Most small business owners aren’t afraid of risk, but they aren’t reckless either. One way they protect themselves from unforeseen risks is with small business insurance. This insurance is designed to protect their financial assets and physical property from lawsuits, property damage, theft, vandalism, loss of income and injury or illness to their employees.
In addition to the health insurance policies that many small businesses offer their employees, there are other types of commercial insurers that business owners rely on (much like the homeowner insurance policies that people generally rely on to protect their homes and properties) to protect their assets. Those insurances include:
- Business liability insurance
- Product liability insurance
- Professional liability insurance
- Commercial property insurance
- Commercial auto insurance
- Workers Compensation Insurance
A formalized business structure such as an LLC or a Corporation provides some protection for your personal assets in the event of a lawsuit, but it does not protect your assets. Depending on the nature of your business, the type of insurance you need may vary, but these insurance policies provide additional protection by filling in the gaps to protect your assets.
Any company with employees is required by the federal government to have employee insurance, unemployment insurance, and disability insurance. Some states may also require additional insurance, so you should visit your state’s website to find out if there are additional insurance requirements in your state.
Why do I need small business insurance?
While liability insurance is not a requirement no matter how careful you are, accidents do happen and having the right insurance coverage can make a difference in how your business is able to meet those financial needs when they arise. Depending on the nature of your business, it may also be a good idea to have liability cover in addition to a general policy.
Are small businesses required to be insured?
The federal government requires small businesses with employees to have disability insurance, unemployment insurance, and disability insurance. There may also be additional insurance requirements required by the state where you do business. This information should be available on your state’s website.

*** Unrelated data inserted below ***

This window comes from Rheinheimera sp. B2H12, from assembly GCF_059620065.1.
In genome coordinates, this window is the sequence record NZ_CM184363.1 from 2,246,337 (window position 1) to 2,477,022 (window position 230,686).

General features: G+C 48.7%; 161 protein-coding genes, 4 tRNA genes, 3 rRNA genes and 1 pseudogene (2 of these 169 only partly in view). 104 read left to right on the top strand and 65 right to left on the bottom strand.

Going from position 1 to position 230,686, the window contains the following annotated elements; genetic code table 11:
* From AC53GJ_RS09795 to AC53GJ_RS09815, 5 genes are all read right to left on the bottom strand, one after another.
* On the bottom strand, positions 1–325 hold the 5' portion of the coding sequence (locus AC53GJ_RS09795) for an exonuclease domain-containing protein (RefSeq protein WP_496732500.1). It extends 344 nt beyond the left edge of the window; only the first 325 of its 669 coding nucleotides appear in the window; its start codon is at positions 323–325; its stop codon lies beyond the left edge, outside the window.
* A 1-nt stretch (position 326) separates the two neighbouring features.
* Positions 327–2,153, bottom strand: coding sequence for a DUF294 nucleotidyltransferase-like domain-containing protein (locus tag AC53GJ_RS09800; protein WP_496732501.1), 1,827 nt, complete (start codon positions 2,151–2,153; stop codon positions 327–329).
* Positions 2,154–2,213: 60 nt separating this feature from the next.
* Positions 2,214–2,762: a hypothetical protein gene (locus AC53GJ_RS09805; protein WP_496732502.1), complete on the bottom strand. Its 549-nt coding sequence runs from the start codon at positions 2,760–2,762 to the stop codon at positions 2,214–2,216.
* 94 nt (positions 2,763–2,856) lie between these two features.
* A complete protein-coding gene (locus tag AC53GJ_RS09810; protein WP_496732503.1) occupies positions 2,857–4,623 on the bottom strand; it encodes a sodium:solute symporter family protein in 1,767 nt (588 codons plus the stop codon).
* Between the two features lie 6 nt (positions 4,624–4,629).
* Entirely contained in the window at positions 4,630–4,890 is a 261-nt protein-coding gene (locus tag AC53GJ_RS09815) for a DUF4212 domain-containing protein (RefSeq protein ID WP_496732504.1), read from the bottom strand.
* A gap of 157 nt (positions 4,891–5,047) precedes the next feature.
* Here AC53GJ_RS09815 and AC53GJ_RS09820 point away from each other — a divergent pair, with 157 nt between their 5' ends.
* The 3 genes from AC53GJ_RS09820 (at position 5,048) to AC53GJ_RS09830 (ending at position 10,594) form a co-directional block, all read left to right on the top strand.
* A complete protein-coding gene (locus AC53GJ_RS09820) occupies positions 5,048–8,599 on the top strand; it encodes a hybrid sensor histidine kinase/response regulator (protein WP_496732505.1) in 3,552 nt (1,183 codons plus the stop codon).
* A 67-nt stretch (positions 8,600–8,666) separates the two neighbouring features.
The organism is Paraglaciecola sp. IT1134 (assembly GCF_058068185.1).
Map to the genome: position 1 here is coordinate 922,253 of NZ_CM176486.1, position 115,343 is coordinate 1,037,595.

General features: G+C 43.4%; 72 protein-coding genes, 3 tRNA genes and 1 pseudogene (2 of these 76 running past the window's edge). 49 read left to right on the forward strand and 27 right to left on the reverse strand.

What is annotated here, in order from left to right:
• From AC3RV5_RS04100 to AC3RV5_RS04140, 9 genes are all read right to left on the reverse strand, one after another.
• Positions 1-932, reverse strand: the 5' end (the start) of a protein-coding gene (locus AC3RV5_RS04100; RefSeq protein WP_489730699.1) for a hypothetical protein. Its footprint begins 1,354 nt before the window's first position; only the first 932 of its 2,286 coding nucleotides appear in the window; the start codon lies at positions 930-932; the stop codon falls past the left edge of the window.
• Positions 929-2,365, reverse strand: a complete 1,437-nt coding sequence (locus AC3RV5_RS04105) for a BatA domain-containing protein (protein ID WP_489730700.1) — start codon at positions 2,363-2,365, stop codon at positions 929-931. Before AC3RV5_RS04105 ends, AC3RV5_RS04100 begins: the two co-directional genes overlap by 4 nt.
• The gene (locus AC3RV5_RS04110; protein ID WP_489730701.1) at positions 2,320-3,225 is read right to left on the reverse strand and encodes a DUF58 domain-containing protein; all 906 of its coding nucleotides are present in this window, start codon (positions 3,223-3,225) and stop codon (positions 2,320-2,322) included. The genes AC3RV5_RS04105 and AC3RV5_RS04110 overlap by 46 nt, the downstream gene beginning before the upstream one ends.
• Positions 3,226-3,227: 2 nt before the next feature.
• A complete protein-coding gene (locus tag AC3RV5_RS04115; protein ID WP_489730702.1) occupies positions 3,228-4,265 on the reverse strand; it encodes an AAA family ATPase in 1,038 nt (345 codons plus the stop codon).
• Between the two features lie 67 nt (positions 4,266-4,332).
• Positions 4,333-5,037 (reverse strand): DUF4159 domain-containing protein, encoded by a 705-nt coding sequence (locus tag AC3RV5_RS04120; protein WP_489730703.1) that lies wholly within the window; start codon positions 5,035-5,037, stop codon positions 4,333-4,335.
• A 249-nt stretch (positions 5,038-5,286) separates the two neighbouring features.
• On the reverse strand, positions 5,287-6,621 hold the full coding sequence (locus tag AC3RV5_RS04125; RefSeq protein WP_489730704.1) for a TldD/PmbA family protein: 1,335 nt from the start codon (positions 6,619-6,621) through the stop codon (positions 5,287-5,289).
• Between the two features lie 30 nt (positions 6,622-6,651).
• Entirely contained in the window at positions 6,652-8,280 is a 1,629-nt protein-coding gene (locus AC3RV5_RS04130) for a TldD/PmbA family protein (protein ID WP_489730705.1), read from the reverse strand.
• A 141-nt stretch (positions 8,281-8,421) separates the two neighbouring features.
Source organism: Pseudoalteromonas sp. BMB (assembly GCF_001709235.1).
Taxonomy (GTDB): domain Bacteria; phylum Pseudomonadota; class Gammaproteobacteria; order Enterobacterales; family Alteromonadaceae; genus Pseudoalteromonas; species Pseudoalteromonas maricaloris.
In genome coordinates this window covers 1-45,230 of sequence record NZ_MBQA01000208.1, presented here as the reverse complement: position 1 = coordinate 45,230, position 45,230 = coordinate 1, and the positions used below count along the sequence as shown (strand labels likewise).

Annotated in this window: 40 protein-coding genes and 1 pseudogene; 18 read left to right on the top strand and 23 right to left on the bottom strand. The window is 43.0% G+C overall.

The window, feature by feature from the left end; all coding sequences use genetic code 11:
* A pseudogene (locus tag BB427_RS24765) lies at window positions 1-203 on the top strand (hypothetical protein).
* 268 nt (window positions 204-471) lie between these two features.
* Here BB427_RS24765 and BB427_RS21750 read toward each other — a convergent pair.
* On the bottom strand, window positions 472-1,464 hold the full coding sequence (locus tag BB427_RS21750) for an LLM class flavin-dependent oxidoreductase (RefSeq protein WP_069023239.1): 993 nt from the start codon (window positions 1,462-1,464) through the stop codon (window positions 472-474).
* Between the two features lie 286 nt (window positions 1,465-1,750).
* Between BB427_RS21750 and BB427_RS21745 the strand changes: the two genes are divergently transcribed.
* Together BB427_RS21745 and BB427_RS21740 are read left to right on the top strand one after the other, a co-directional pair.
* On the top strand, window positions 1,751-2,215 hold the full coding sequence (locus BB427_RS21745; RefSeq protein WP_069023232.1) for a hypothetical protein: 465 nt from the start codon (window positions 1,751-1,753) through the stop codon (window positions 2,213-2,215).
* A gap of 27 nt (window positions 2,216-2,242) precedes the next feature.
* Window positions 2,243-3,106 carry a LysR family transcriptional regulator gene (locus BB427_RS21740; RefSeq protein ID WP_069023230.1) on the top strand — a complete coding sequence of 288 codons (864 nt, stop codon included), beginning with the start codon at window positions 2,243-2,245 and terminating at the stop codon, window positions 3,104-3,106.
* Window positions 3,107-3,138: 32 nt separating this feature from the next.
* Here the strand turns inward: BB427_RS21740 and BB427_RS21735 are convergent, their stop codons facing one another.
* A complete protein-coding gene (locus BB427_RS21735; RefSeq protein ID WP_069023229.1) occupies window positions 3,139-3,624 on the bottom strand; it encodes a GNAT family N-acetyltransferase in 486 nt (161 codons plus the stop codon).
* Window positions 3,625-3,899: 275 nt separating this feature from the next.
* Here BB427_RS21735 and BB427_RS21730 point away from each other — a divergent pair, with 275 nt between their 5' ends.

What is a business owner policy (BOP)?
A business owner’s policy (BOP) combines the basic policies that cover property and liability risks in one package or bundle. These policies are generally aimed at small to medium sized businesses and typically include property, business interruption and liability insurance for businesses that fall into certain categories.
You should consult your insurance agent to determine if a BOP policy makes sense for your business.
What Kind of Small Business Insurance Do I Need?
The insurance needs of a small business can vary, but in addition to the insurance required by the federal government or your state, here’s a brief description of the different types of insurance available for your business, as outlined by the SBA.
Kind of insurance
Type of company
What it is for
This coverage protects against financial loss due to personal injury, property damage, medical expenses, libel, defamation, defensive lawsuits, settlement monies or judgments.
Companies that manufacture, wholesale, distribute and sell a product
This coverage protects against financial loss due to a defective product that causes injury or personal injury.
Companies that provide services to customers
This coverage protects against financial loss due to malpractice, error and negligence.
Commercial real estate
Companies with a significant number of properties and physical assets
This coverage protects your business against loss and damage to company property as a result of a wide variety of events, such as fire, smoke, wind and hail storms, civil disobedience and valalism.
Companies running out of owner’s personal home
Coverage added to homeowners insurance as a rider can provide protection for a small amount of company equipment and liability coverage for third party injuries.
Business owner policy
Most small business owners, but mostly home business owners.
A business owner’s policy is an insurance package that combines all of the typical coverage options in one bundle. They simplify the insurance purchase process and can save you money.
After thinking about the type of business you think is necessary for your business, speak with an insurance agent to compare terms and prices.
What Does Small Business Insurance Cover?